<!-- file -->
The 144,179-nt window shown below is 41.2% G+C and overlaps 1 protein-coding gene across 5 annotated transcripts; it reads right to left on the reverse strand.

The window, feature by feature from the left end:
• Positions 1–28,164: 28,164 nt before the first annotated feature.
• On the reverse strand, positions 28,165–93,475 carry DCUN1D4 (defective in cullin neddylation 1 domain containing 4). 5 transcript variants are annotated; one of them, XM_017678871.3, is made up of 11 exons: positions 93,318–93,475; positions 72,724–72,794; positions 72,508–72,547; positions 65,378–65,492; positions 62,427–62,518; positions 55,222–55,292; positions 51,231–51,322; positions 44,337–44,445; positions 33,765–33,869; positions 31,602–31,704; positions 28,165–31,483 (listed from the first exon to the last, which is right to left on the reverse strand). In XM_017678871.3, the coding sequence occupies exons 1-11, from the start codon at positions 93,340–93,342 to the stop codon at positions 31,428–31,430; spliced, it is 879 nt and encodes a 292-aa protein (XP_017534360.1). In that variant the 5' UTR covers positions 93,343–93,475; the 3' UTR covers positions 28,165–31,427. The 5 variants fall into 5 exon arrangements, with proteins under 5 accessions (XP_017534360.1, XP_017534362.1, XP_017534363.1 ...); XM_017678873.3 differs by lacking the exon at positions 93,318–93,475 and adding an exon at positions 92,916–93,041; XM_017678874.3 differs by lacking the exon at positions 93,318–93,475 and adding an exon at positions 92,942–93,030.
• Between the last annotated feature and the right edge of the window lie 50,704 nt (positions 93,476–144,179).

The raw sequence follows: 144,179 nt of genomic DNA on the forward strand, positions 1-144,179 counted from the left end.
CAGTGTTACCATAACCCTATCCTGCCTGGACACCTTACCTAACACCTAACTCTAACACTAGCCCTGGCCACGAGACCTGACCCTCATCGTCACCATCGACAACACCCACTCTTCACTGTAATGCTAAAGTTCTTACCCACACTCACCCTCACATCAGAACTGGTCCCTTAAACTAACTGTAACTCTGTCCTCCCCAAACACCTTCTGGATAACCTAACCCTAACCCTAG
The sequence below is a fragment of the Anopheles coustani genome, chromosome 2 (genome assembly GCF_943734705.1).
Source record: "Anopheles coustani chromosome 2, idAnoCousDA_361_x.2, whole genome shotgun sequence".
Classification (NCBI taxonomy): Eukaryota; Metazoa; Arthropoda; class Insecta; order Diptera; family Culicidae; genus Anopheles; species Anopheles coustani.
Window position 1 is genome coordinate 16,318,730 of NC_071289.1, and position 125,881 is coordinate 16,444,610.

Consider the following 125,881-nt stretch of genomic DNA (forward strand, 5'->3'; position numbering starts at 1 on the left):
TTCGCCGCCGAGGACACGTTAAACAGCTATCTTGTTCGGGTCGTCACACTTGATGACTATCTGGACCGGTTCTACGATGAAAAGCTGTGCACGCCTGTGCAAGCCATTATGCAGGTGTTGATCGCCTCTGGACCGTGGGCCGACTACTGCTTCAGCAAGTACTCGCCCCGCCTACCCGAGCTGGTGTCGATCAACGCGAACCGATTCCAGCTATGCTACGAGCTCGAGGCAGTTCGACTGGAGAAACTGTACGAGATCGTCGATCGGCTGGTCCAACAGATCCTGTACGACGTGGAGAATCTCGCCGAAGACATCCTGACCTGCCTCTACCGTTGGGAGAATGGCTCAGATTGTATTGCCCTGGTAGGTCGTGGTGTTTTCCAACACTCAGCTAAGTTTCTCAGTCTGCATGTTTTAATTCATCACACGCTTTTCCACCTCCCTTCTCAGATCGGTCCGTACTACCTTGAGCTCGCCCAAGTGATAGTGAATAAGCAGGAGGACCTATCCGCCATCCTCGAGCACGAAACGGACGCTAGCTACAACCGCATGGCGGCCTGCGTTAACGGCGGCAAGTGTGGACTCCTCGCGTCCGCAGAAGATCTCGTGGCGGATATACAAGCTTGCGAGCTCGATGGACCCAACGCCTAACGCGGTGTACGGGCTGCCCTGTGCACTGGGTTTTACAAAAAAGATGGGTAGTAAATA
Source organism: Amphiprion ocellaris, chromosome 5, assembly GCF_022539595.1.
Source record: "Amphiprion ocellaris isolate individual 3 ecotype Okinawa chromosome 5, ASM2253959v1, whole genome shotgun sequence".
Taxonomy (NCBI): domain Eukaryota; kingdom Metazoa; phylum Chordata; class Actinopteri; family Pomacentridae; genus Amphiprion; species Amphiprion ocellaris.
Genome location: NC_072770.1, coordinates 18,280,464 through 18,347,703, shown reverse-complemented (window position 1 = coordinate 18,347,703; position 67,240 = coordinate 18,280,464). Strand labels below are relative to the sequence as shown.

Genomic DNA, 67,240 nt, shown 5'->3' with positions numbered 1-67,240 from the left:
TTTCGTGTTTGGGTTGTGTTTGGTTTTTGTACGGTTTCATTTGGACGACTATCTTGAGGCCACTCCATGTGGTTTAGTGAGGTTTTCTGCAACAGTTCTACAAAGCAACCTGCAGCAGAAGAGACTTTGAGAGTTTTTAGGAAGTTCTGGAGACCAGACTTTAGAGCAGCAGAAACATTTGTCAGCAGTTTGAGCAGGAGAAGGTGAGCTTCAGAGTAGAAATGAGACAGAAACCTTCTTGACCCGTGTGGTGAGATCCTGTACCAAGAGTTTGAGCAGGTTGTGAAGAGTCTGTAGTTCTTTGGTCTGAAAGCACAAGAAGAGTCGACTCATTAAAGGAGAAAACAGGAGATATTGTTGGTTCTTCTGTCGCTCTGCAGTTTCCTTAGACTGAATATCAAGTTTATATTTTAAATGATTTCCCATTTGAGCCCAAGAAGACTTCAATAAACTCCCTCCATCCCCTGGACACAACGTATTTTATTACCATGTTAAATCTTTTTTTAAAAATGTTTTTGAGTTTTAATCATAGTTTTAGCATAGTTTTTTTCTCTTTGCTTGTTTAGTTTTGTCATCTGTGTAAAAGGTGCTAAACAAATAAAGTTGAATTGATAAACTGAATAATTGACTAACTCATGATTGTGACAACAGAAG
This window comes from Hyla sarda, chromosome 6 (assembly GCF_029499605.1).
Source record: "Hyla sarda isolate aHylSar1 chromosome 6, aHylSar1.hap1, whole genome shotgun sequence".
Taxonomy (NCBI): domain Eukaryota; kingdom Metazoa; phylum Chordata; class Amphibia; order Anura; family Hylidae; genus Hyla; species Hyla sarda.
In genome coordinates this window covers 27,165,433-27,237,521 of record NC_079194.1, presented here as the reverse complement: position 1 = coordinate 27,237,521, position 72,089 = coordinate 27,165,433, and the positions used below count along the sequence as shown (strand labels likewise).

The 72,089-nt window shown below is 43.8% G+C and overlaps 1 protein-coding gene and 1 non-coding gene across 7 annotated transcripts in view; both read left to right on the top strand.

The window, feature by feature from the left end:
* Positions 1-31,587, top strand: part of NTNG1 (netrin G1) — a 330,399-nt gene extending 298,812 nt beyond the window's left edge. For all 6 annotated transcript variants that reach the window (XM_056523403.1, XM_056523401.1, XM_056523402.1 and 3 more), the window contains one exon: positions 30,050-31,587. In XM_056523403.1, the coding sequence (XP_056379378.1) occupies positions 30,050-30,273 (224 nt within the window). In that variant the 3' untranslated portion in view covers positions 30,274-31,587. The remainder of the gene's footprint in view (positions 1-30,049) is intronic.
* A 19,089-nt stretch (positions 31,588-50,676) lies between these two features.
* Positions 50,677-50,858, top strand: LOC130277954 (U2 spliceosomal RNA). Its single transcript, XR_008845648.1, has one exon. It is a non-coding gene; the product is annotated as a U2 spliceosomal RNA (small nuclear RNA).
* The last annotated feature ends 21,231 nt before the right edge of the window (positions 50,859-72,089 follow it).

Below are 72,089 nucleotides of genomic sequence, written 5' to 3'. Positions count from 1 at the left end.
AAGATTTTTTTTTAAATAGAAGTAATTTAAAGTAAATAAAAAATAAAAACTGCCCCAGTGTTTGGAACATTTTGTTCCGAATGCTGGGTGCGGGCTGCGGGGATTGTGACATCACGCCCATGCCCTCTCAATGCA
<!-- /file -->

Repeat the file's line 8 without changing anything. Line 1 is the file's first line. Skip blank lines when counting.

The sequence below is a fragment of the Anopheles coustani genome, chromosome 2 (genome assembly GCF_943734705.1).